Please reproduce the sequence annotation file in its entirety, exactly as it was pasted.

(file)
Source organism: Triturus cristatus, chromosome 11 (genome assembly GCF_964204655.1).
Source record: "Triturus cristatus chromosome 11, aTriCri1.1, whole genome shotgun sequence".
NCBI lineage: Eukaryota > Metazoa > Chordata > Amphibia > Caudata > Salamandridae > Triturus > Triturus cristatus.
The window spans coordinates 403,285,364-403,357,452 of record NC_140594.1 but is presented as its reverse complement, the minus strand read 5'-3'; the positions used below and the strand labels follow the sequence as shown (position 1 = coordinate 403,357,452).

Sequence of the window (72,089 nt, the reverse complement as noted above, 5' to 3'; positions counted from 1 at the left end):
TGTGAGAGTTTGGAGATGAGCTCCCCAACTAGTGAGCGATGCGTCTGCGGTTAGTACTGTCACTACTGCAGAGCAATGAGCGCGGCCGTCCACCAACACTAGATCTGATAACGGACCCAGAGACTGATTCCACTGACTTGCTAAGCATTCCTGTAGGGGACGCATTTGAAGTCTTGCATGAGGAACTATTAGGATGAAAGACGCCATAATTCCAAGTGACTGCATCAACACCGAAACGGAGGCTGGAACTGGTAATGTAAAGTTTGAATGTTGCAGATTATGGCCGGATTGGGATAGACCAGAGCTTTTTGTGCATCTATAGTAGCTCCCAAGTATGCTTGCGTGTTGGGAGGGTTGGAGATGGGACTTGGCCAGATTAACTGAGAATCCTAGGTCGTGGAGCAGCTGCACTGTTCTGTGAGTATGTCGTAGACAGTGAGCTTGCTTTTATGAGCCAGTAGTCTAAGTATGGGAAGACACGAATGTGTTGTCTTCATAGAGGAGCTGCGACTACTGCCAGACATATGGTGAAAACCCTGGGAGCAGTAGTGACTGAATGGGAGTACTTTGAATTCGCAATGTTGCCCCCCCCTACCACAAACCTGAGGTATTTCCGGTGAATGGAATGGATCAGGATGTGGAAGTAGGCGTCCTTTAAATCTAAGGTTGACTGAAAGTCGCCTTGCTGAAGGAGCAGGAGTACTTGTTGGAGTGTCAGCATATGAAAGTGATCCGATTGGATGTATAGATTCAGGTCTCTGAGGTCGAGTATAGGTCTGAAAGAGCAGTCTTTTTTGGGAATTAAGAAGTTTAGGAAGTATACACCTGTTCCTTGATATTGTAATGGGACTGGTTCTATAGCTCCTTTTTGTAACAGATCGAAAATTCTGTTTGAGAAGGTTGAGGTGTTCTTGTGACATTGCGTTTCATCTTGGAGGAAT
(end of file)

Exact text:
Source organism: Triturus cristatus, chromosome 11 (genome assembly GCF_964204655.1).
Source record: "Triturus cristatus chromosome 11, aTriCri1.1, whole genome shotgun sequence".
NCBI lineage: Eukaryota > Metazoa > Chordata > Amphibia > Caudata > Salamandridae > Triturus > Triturus cristatus.
The window spans coordinates 403,285,364-403,357,452 of record NC_140594.1 but is presented as its reverse complement, the minus strand read 5'-3'; the positions used below and the strand labels follow the sequence as shown (position 1 = coordinate 403,357,452).

Sequence of the window (72,089 nt, the reverse complement as noted above, 5' to 3'; positions counted from 1 at the left end):
TGTGAGAGTTTGGAGATGAGCTCCCCAACTAGTGAGCGATGCGTCTGCGGTTAGTACTGTCACTACTGCAGAGCAATGAGCGCGGCCGTCCACCAACACTAGATCTGATAACGGACCCAGAGACTGATTCCACTGACTTGCTAAGCATTCCTGTAGGGGACGCATTTGAAGTCTTGCATGAGGAACTATTAGGATGAAAGACGCCATAATTCCAAGTGACTGCATCAACACCGAAACGGAGGCTGGAACTGGTAATGTAAAGTTTGAATGTTGCAGATTATGGCCGGATTGGGATAGACCAGAGCTTTTTGTGCATCTATAGTAGCTCCCAAGTATGCTTGCGTGTTGGGAGGGTTGGAGATGGGACTTGGCCAGATTAACTGAGAATCCTAGGTCGTGGAGCAGCTGCACTGTTCTGTGAGTATGTCGTAGACAGTGAGCTTGCTTTTATGAGCCAGTAGTCTAAGTATGGGAAGACACGAATGTGTTGTCTTCATAGAGGAGCTGCGACTACTGCCAGACATATGGTGAAAACCCTGGGAGCAGTAGTGACTGAATGGGAGTACTTTGAATTCGCAATGTTGCCCCCCCCTACCACAAACCTGAGGTATTTCCGGTGAATGGAATGGATCAGGATGTGGAAGTAGGCGTCCTTTAAATCTAAGGTTGACTGAAAGTCGCCTTGCTGAAGGAGCAGGAGTACTTGTTGGAGTGTCAGCATATGAAAGTGATCCGATTGGATGTATAGATTCAGGTCTCTGAGGTCGAGTATAGGTCTGAAAGAGCAGTCTTTTTTGGGAATTAAGAAGTTTAGGAAGTATACACCTGTTCCTTGATATTGTAATGGGACTGGTTCTATAGCTCCTTTTTGTAACAGATCGAAAATTCTGTTTGAGAAGGTTGAGGTGTTCTTGTGACATTGCGTTTCATCTTGGAGGAAT